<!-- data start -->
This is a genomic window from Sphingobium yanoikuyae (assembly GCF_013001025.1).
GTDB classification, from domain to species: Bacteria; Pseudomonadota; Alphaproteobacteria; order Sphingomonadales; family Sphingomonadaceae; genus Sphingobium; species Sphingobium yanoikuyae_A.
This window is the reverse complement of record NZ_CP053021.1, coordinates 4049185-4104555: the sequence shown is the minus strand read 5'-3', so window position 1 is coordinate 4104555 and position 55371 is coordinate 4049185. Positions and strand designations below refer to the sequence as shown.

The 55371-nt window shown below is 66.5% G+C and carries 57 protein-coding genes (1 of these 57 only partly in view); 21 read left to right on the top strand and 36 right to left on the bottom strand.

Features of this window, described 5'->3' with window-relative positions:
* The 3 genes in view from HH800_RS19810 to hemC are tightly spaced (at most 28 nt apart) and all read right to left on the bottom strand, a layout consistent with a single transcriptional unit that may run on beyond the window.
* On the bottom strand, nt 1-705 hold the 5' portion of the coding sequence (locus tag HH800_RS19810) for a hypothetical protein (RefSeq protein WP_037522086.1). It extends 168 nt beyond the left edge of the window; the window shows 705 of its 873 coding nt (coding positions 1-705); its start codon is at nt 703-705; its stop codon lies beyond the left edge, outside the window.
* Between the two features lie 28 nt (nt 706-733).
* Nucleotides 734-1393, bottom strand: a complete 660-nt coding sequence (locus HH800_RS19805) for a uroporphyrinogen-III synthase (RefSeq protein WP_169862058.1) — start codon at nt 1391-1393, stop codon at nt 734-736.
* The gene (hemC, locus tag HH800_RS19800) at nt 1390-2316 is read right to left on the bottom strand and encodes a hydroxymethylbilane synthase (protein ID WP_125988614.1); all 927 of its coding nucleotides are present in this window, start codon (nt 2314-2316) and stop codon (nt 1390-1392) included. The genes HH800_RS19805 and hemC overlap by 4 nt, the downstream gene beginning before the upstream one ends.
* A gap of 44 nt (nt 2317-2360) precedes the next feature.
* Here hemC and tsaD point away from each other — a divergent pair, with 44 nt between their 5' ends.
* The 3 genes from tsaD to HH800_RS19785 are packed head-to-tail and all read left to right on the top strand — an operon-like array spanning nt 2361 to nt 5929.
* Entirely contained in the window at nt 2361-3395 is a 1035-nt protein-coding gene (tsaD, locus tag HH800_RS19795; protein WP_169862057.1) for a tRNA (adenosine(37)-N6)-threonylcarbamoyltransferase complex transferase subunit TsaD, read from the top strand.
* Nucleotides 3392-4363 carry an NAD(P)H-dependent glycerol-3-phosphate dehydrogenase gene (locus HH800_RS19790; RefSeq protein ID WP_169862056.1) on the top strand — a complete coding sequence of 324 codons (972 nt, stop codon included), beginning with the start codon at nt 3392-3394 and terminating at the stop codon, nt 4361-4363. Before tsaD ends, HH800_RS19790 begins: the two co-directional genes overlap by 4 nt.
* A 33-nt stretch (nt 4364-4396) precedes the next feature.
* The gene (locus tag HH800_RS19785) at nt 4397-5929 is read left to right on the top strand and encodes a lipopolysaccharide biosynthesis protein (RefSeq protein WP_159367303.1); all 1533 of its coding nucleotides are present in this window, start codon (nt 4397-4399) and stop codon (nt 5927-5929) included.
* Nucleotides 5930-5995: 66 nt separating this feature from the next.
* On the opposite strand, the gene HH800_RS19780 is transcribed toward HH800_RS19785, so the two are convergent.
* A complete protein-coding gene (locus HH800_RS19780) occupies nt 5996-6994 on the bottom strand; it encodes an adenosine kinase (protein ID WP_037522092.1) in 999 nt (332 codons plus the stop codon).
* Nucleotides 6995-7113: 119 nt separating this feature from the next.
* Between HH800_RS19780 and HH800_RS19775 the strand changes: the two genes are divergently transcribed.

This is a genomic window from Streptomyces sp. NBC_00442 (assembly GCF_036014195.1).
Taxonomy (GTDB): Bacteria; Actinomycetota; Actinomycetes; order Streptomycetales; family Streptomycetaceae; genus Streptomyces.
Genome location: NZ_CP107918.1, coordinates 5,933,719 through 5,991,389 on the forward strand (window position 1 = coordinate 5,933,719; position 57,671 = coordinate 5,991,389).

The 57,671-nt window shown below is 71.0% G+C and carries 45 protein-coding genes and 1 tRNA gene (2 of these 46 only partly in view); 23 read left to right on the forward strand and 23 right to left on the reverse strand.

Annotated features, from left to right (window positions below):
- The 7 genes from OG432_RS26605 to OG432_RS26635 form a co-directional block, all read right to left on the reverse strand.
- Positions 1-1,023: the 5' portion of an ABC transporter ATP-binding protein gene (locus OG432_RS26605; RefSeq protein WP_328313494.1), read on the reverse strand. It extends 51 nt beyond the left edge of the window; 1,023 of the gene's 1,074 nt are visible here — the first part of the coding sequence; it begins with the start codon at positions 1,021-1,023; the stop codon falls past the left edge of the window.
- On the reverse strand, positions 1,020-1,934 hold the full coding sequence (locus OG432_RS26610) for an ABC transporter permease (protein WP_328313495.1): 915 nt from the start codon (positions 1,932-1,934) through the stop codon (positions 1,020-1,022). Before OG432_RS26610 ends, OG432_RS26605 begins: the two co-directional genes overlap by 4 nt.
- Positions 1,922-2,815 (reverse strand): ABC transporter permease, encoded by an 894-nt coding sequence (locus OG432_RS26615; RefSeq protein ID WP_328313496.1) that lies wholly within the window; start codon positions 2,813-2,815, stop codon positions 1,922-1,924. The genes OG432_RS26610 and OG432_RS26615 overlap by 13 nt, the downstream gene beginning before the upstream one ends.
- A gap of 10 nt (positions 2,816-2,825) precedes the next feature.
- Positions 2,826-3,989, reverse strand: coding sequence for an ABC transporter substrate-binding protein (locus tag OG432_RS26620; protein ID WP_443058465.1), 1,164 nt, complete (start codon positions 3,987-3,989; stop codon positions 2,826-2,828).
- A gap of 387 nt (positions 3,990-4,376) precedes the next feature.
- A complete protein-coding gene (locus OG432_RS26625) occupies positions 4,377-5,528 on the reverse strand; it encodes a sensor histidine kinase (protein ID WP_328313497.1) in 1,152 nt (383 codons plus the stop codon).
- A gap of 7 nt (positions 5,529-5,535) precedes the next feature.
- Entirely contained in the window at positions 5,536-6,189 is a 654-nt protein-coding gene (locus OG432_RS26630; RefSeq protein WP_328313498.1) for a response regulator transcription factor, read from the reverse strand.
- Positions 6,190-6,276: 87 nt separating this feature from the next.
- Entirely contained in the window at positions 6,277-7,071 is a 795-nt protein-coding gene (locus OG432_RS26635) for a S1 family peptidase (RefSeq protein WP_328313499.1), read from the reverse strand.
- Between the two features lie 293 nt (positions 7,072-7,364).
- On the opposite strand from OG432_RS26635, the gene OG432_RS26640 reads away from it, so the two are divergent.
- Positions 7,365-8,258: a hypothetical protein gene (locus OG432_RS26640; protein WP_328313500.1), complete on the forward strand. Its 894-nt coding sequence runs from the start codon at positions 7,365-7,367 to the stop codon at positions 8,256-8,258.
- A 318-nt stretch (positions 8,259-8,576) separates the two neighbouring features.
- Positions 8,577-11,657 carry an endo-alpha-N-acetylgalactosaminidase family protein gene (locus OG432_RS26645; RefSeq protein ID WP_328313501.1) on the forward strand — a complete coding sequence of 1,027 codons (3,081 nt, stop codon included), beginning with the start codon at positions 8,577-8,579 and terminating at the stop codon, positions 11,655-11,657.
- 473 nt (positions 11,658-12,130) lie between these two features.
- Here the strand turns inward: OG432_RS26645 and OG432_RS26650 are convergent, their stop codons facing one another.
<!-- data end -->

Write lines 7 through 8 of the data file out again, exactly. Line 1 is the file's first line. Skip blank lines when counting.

* On the bottom strand, nt 1-705 hold the 5' portion of the coding sequence (locus tag HH800_RS19810) for a hypothetical protein (RefSeq protein WP_037522086.1). It extends 168 nt beyond the left edge of the window; the window shows 705 of its 873 coding nt (coding positions 1-705); its start codon is at nt 703-705; its stop codon lies beyond the left edge, outside the window.
* Between the two features lie 28 nt (nt 706-733).